Billy Corgan provided the indie-inflected score. It's a mild diversion, not nearly as innovative as his comments in the bonus features would suggest.
I didn't have time for STIGMATA when I first saw it many moons ago. I will say I enjoyed it more this time around, my appreciation of its aesthetic qualities heightened greatly by seeing it in HD. But as a drama, it fails to grip. As a horror film, it's still not scary. It's a little dull, in fact.
As mentioned at the start of this review, STIGMATA comes to dual format UK blu-ray and DVD courtesy of Eureka! Entertainment. We were sent a copy of the former to review.
It contains a healthy 1080p HD presentation of the uncut film - 102 minutes and 12 seconds, including the opening MGM logo.
The original 2.35:1 aspect ratio is proffered here and what a difference it makes. What used to look like a TV movie now has a far more cinematic appearance. Also, it has to be said that the clean print, enriched colours and increased detail really bring about a new sense of life to this film. Visually, I appreciate this movie a great deal more, thanks to this rather spiffing transfer. The video is channelled through an MPEG4-AVC file, by the way. But you'd probably guessed that.
English audio comes in choices of 5.1 DTS-HD Master Audio and a less complex uncompressed LPCM stereo mix. Both are perfectly adequate, good, in fact. There's little need for the extra separation and channels of the former, although to their credit they don't sound overly synthetic. But I also found the latter to be equally clean, clear and consistent.
Optional English subtitles are clearly written and free from typos throughout.
We also get an isolated music track as an audio option which is, well, decent enough. Will I play it again? It's doubtful. But I appreciate the option to, nevertheless.
The disc opens to a static main menu page. There is no scene selection option but the film does have navigational chapters: there
Bonus features are all ported across from the previous US special edition DVD release.
These begin with an interesting, articulate audio commentary track from director Wainwright. He has plenty to say both on the production and the film's themes. This makes for an engaging, if sometimes a tad earnest, listen. Prepare to learn all about the interesting cast, and the etiquette required when filming on the Vatican's grounds...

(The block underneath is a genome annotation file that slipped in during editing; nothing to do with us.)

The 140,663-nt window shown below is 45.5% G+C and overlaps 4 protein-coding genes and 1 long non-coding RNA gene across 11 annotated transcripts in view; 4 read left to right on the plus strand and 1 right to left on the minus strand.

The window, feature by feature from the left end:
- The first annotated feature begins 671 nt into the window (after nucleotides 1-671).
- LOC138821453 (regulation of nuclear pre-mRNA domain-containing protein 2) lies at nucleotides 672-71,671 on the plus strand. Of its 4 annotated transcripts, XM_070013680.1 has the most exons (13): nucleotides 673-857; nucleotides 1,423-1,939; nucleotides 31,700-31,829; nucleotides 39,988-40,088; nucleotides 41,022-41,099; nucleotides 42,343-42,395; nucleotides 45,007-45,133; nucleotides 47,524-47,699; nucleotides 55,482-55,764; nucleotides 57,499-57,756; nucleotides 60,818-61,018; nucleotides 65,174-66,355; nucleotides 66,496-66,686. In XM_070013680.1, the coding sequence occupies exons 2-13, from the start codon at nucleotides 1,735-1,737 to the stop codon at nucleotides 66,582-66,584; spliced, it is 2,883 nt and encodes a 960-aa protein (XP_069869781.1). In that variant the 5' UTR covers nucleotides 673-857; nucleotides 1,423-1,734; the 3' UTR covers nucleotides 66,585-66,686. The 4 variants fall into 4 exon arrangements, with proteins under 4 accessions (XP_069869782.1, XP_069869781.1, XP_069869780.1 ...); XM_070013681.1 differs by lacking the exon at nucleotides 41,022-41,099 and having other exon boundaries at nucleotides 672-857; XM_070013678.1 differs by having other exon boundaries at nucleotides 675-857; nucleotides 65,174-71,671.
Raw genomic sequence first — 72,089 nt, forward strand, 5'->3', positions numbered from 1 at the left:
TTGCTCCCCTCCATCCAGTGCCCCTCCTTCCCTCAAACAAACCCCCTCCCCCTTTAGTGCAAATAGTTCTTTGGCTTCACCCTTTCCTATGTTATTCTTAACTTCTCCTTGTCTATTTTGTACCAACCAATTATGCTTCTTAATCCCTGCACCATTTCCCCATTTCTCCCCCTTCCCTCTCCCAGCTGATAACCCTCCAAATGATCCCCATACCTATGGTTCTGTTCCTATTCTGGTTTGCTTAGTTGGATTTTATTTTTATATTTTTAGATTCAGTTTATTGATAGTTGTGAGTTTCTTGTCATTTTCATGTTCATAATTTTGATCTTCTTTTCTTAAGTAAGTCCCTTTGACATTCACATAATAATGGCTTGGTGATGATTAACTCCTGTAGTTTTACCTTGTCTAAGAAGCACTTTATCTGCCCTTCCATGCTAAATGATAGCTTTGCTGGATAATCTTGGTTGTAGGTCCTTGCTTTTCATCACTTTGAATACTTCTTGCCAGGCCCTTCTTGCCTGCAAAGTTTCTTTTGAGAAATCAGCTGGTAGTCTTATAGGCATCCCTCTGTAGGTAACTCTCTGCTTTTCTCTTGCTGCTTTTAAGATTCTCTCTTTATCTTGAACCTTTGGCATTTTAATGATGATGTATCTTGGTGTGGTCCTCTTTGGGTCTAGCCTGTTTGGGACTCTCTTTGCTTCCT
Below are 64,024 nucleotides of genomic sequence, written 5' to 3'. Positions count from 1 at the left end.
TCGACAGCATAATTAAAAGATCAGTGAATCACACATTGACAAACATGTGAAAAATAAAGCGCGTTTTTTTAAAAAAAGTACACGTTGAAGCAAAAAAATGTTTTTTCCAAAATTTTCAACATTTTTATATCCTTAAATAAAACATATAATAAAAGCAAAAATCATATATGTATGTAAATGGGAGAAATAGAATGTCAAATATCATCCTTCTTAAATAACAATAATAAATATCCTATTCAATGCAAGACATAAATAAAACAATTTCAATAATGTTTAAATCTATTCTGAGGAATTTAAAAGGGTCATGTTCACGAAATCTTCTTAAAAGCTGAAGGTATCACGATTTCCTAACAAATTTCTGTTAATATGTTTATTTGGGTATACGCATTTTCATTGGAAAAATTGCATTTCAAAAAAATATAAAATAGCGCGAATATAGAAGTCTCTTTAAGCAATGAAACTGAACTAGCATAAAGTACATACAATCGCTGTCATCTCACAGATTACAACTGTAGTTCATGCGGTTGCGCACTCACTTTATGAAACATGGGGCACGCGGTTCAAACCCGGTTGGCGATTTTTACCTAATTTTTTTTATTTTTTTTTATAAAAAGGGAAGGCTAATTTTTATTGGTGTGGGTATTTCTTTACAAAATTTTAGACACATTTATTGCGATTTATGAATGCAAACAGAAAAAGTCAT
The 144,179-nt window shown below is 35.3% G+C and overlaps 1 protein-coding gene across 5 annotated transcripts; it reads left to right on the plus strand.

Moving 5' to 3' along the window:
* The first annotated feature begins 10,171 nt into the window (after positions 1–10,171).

The 23-minute documentary "Divine Rights" explores the phenomena of stigmata as much as it does the film. This two-parter was clearly first shown on television but remains a valid insight, with welcome onscreen contributions from the likes of Wainwright, Corgan, Byrne and Pryce along the way.
If you're a big one for deleted scenes then you'll have a great time checking out 13 minutes of the suckers here, albeit their rather murky appearance may irk the more image-obsessive amongst you. In fairness, these video-quality sequences don't add much of interest (though the first scene, detailing the suicide of a priest, is stylishly cool).
A 4-minute alternate ending is presented in washed-out VHS quality. Potential déjà vu alert! If this seems very similar to the second deleted scene (see the last paragraph), well ... that's because it is. Still, it's a predictably downbeat affair and doesn't give audiences the impression they were robbed: the filmmakers went with the stronger closing scene of the two for their final cut.
Natalie Imbruglia's song "Identify" fits perfectly well within the context of the film, but sounds awfully dreary when distanced from it - as evidenced in a patience-testing 4-minute promo video.
Finally we get the film's original theatrical trailer. Presented in 1.85:1, it looks a lot less filmic than the film does in 'Scope. Also, at 2 minutes and 26 minutes in length, all this really achieves is to make the film look more or less like a total rip-off of THE EXORCIST.
I understand the DVD in this set contains all of the above, albeit with the film in standard definition.
STIGMATA gets solid treatment from Eureka! in terms of picture and audio. Fans may, however, lament the lack of new extras for this release.
Review by Stuart Willis
|Released by Eureka!|
|see main review|